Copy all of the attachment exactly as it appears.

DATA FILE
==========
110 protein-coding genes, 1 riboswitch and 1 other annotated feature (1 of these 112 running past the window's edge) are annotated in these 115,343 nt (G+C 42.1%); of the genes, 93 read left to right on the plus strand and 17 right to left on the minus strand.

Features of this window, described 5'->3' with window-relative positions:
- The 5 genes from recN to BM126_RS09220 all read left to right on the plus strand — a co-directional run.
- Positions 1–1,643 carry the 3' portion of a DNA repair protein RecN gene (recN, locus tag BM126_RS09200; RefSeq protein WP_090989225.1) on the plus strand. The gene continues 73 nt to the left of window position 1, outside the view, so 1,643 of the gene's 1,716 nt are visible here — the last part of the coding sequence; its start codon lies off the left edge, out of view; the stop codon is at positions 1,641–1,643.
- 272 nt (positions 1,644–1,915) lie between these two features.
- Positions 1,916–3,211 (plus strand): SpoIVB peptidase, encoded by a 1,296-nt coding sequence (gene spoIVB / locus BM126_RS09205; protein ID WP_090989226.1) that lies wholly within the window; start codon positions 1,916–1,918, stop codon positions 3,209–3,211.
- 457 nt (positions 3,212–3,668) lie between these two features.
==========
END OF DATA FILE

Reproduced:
110 protein-coding genes, 1 riboswitch and 1 other annotated feature (1 of these 112 running past the window's edge) are annotated in these 115,343 nt (G+C 42.1%); of the genes, 93 read left to right on the plus strand and 17 right to left on the minus strand.

Features of this window, described 5'->3' with window-relative positions:
- The 5 genes from recN to BM126_RS09220 all read left to right on the plus strand — a co-directional run.
- Positions 1–1,643 carry the 3' portion of a DNA repair protein RecN gene (recN, locus tag BM126_RS09200; RefSeq protein WP_090989225.1) on the plus strand. The gene continues 73 nt to the left of window position 1, outside the view, so 1,643 of the gene's 1,716 nt are visible here — the last part of the coding sequence; its start codon lies off the left edge, out of view; the stop codon is at positions 1,641–1,643.
- 272 nt (positions 1,644–1,915) lie between these two features.
- Positions 1,916–3,211 (plus strand): SpoIVB peptidase, encoded by a 1,296-nt coding sequence (gene spoIVB / locus BM126_RS09205; protein ID WP_090989226.1) that lies wholly within the window; start codon positions 1,916–1,918, stop codon positions 3,209–3,211.
- 457 nt (positions 3,212–3,668) lie between these two features.